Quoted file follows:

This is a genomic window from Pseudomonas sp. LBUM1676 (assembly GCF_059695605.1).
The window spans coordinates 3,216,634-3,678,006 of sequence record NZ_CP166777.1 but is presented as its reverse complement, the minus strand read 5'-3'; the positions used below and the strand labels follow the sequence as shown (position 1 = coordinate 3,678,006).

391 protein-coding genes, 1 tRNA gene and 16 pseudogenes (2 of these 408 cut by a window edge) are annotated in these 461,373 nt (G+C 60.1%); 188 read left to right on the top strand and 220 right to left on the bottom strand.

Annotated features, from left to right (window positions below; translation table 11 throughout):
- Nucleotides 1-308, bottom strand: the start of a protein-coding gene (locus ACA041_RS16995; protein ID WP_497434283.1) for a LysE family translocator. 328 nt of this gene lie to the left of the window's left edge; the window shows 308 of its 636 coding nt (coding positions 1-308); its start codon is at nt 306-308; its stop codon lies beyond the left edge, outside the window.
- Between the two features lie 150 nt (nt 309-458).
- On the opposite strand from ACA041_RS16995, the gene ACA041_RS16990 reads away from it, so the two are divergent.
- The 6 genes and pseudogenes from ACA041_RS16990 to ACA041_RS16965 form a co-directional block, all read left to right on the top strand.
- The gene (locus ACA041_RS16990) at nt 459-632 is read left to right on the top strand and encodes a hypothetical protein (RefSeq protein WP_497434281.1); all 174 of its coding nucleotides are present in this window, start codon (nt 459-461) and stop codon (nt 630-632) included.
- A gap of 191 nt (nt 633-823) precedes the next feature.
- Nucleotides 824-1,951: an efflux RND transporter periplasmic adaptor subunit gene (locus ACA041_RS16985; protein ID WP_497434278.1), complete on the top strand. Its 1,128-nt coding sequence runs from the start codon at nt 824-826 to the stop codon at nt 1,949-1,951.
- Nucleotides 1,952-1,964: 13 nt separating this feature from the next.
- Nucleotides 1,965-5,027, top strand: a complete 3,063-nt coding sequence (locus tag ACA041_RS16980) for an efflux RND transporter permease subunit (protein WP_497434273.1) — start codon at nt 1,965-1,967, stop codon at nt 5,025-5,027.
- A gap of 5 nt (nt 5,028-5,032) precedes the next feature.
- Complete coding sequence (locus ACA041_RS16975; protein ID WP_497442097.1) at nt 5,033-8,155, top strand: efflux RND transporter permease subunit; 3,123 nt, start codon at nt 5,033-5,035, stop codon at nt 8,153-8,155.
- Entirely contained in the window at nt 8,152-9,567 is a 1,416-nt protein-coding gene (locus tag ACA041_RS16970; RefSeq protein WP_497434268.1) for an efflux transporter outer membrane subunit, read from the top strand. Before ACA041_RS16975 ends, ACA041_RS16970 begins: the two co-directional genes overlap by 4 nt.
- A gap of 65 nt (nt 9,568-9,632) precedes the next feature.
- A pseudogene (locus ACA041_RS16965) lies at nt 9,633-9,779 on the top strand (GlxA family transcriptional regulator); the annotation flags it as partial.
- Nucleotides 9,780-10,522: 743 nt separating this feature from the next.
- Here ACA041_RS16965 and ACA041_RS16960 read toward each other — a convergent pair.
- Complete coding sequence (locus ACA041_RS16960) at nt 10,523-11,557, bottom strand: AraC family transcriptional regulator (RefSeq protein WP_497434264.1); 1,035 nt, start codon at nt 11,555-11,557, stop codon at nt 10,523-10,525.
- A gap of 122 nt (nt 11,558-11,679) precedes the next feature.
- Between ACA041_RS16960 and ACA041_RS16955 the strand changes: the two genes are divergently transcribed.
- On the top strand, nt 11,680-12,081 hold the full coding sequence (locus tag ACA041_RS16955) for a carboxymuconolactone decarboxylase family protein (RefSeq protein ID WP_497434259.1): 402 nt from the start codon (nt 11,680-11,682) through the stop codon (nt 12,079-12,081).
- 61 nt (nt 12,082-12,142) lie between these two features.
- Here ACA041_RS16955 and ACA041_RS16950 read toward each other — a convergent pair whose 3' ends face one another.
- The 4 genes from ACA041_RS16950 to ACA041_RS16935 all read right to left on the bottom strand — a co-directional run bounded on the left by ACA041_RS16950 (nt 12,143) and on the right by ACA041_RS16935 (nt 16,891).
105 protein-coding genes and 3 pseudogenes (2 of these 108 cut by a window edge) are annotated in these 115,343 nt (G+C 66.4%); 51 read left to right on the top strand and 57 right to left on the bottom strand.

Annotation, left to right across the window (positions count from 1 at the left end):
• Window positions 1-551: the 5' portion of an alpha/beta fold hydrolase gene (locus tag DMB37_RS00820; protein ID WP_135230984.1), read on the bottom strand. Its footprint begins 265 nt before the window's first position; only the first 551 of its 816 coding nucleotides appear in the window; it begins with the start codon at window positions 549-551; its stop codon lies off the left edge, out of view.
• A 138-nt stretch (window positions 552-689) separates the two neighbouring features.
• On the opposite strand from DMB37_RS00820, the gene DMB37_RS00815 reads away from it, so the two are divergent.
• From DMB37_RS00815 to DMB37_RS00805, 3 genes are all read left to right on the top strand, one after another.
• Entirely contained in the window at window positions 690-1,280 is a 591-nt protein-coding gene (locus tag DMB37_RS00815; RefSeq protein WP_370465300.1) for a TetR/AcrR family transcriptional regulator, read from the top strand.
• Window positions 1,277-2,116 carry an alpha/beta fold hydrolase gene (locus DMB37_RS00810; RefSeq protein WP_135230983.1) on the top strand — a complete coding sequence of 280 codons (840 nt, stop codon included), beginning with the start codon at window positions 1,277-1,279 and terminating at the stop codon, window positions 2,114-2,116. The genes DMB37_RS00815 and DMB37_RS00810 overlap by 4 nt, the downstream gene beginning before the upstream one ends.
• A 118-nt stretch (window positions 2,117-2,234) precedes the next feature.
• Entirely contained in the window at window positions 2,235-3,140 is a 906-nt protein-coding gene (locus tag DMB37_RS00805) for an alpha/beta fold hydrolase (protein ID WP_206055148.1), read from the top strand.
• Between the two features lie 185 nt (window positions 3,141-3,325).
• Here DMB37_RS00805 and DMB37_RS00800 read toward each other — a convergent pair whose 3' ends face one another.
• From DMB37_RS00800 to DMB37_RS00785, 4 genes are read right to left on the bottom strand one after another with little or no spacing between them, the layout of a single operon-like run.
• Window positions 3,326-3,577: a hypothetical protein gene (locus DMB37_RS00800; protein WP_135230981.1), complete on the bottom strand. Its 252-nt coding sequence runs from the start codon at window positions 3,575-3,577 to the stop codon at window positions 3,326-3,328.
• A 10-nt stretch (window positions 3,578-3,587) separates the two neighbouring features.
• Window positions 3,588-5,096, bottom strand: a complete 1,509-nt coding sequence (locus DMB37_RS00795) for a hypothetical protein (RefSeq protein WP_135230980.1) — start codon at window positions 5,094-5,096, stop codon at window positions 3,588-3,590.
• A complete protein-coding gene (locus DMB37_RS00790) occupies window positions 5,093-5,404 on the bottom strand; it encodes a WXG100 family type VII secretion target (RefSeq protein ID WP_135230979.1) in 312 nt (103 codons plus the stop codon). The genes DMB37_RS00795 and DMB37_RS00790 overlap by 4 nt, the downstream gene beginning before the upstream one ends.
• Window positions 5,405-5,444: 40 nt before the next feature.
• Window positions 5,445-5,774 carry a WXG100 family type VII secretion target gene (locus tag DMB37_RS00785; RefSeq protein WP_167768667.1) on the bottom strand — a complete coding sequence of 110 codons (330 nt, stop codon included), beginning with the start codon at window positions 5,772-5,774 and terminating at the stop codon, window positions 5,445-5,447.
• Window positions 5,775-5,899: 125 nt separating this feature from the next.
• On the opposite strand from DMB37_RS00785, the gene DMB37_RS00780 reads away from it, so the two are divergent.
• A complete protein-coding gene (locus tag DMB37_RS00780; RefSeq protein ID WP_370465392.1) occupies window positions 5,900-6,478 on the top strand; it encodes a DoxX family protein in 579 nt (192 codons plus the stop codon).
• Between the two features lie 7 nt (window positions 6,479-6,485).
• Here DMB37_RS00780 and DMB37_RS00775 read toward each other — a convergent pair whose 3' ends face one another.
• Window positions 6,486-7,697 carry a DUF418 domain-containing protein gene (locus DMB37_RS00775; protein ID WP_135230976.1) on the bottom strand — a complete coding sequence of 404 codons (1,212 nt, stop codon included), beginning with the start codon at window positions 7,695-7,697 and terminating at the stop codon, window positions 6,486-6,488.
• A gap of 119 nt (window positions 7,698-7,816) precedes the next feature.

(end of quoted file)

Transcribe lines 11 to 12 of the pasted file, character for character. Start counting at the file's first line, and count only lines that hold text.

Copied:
- Nucleotides 824-1,951: an efflux RND transporter periplasmic adaptor subunit gene (locus ACA041_RS16985; protein ID WP_497434278.1), complete on the top strand. Its 1,128-nt coding sequence runs from the start codon at nt 824-826 to the stop codon at nt 1,949-1,951.
- Nucleotides 1,952-1,964: 13 nt separating this feature from the next.